The central role of asceticism in Roman religious and philosophical life has often been obscured by scholars of western civilization who assume that asceticism is primarily a Christian phenomenon in the West.
Long before the emergence of Christian asceticism, however, many Roman philosophers of a wide variety proposed sophisticated systems of ascetical formation. The ascetical agenda of the Cynics is well attested both in ancient and modern literature. But there were other systems as well.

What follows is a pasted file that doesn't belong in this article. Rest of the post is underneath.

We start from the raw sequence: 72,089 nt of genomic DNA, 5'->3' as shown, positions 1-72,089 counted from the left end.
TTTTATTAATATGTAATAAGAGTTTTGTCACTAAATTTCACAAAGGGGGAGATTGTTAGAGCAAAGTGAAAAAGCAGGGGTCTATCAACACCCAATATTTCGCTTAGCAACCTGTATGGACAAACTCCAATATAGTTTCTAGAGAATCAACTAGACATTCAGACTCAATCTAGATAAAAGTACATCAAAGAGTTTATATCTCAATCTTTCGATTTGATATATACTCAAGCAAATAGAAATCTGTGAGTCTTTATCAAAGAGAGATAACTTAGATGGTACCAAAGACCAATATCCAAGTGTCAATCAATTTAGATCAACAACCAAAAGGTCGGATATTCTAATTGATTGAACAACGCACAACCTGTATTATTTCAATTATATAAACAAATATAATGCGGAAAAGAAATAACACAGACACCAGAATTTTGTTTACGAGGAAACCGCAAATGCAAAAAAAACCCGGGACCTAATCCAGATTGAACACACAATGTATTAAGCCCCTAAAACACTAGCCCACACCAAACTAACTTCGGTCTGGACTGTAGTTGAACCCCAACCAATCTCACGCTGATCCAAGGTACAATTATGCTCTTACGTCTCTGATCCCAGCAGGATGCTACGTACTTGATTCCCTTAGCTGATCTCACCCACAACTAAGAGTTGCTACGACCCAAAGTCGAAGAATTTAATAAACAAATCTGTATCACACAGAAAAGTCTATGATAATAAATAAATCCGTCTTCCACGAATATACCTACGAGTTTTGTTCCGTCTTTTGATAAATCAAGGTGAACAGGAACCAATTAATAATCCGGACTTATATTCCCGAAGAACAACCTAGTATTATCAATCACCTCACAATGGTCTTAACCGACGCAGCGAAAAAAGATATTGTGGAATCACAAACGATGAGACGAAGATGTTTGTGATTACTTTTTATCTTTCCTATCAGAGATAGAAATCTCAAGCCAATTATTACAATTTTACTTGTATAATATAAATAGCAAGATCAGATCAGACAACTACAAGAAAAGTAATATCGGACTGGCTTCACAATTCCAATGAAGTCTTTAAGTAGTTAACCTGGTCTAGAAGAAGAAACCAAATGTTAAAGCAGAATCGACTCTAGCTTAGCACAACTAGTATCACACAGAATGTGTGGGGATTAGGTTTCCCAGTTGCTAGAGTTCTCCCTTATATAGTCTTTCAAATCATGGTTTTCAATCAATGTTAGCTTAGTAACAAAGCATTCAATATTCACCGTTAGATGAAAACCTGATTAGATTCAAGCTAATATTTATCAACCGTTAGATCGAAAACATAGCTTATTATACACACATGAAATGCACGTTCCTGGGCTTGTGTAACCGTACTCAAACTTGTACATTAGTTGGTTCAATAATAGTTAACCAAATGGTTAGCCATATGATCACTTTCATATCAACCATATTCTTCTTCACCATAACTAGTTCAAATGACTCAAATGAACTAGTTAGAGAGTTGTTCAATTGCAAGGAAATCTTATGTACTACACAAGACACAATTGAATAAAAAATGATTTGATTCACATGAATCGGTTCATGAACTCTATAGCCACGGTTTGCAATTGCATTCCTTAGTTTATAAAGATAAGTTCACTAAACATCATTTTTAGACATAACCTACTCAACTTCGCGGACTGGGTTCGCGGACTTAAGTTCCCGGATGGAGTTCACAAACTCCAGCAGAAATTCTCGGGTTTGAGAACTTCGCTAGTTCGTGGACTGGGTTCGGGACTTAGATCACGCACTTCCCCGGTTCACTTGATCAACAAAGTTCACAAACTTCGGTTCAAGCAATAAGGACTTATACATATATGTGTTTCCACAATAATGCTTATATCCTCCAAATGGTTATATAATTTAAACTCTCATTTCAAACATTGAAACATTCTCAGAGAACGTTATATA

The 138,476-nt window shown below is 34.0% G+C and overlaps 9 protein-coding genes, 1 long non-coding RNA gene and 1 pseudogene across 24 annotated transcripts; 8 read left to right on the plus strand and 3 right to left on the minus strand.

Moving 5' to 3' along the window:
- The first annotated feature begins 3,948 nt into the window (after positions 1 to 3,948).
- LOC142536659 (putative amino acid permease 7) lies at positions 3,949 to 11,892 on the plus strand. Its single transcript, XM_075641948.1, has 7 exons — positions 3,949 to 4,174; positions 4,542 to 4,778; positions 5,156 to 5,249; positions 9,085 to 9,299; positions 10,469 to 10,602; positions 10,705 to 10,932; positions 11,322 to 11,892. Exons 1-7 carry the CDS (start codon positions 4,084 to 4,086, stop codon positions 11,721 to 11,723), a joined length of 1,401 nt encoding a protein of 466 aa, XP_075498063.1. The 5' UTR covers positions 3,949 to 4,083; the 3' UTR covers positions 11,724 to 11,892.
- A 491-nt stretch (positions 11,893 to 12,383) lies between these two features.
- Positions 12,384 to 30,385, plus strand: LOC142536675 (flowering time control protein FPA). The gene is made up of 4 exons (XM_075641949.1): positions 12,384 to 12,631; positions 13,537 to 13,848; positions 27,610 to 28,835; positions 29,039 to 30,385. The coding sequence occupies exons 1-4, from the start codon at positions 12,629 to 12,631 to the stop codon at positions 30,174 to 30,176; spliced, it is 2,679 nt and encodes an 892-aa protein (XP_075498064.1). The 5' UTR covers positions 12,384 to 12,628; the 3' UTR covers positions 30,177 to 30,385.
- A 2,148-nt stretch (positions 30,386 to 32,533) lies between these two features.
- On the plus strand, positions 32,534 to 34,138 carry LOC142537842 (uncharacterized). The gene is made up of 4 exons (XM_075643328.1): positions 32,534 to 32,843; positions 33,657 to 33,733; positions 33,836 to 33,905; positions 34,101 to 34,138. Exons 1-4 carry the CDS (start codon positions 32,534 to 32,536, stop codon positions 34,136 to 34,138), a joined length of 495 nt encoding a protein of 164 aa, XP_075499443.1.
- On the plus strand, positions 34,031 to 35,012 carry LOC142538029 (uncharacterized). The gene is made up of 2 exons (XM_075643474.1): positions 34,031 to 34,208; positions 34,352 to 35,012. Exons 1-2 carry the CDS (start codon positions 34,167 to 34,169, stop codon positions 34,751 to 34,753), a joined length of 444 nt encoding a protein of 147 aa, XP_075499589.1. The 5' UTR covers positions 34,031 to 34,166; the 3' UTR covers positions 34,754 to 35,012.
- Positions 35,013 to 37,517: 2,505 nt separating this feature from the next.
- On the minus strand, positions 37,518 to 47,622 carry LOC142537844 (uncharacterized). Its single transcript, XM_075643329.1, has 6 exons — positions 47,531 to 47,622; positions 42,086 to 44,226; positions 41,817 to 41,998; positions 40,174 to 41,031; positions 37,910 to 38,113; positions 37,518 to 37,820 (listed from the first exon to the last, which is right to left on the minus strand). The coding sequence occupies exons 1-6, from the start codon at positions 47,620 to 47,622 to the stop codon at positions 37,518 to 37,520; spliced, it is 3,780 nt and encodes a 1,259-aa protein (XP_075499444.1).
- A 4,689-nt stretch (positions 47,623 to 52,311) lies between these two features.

Musonius Rufus and Epictetus, his student, both present diatribes ‘concerning asceticism’ in which they lay out their own system of asceticism. James Francis’s study of the Roman ascetics of the second century shows the pervasive interest in matters ascetical among a wide variety of Romans, including the Roman emperor Marcus Aurelius.
The later Roman philosophical ascetics Plotinus, Porphyry, and Iamblichus build on this long tradition of Roman ascetical theory and further develop systems of asceticism by blending Stoic and Cynic interests in Neo-Platonic philosophical categories.
These all attest to the emergence and development of Roman ascetical systems long before the more thoroughly researched Late Antique Christian systems.